There's nothing cloak-and-dagger about "On Company Business," a three-hour catalogue of the CIA's three decades of strongarm diplomacy.
Author Philip Agee, a real spy who came in from the cold, is director Allan Francovitch's star witness and technical advisor: Agee's book of CIA revelations is the basis for this excellent (if long) documentary. The renegade agent builds a strong case against his former employer, as do such other agency critics as Victor Marchetti and John Stockwell. Film clips -- the shah returning to Iran in 1953, the Bay of Pigs invasion in 1961, the U.S.-backed bombing of Chilean President Allende's headquarters -- also indict foreign policy, Company-style.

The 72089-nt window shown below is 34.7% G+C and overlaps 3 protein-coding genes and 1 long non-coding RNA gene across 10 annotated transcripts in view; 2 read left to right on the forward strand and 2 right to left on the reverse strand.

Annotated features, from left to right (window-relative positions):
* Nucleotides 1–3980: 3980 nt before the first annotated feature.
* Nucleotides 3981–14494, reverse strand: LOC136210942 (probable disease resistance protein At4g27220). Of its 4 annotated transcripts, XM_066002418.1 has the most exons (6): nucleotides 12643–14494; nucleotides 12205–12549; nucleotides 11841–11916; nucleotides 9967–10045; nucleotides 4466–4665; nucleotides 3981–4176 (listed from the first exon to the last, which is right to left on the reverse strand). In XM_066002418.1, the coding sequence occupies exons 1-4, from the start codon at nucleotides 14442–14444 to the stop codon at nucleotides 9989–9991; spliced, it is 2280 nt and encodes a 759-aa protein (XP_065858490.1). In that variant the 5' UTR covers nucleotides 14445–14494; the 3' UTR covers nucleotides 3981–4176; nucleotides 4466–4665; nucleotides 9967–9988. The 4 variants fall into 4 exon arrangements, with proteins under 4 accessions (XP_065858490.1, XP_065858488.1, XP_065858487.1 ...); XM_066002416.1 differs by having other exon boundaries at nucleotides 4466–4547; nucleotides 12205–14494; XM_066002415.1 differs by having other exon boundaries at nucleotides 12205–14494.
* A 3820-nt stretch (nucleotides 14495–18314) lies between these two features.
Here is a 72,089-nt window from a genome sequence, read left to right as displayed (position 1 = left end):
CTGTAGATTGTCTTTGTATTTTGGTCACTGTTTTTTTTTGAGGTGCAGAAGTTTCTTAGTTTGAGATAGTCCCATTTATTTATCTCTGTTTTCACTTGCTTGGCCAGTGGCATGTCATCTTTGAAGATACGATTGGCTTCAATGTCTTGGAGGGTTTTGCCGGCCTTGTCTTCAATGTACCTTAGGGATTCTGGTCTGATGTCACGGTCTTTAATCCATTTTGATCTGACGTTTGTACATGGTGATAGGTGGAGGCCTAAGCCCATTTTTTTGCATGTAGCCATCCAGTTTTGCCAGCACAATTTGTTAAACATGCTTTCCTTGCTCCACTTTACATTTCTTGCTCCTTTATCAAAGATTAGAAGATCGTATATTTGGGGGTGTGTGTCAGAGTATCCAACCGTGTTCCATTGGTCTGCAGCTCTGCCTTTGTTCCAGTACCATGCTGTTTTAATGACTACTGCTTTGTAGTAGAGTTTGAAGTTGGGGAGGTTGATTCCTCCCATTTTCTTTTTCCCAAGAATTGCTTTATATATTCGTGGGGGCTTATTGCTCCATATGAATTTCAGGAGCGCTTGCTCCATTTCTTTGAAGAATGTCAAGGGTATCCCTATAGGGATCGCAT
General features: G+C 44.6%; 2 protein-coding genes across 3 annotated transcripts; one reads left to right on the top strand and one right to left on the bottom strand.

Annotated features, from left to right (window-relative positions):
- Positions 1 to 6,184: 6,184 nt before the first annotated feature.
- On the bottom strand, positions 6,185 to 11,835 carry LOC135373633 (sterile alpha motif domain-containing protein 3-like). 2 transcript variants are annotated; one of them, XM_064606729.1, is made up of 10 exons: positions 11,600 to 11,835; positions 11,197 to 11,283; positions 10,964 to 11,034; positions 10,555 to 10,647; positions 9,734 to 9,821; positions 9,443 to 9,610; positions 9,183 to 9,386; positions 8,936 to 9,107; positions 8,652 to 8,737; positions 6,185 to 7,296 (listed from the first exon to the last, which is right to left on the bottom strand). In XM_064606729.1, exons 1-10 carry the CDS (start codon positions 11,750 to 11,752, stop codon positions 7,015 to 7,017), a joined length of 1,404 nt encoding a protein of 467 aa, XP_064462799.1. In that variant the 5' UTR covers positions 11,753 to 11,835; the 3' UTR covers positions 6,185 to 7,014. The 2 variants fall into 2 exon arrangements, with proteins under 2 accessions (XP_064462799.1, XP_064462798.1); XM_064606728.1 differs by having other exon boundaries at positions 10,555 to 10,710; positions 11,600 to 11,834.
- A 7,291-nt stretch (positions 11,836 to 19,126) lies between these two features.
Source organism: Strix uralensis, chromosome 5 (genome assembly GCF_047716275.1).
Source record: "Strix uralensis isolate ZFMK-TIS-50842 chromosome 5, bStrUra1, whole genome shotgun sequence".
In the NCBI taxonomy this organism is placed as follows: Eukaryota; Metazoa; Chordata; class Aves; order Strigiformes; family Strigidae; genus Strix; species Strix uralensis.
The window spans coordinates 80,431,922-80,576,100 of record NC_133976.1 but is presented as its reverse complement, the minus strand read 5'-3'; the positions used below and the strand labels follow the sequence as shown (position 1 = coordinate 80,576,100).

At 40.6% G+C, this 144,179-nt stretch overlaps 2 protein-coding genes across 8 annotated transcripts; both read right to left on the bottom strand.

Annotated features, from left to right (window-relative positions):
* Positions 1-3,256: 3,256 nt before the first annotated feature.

The film portrays the CIA as Big Business' hit man, set free in 1947 to back the Marshall Plan. By 1954 it was more, its agents replacing the army and supporting every petty dictator who observed the status quo, says Marchetti. Added to this are endless tales of assassination, torture, counterrevolution, brutality and repression. Though there's little new information, the film leaves a viewer feeling helpless and more than a little paranoid: By its very nature, the CIA cannot be defanged, so it's business as usual.
ON COMPANY BUSINESS -- At the West End Circle.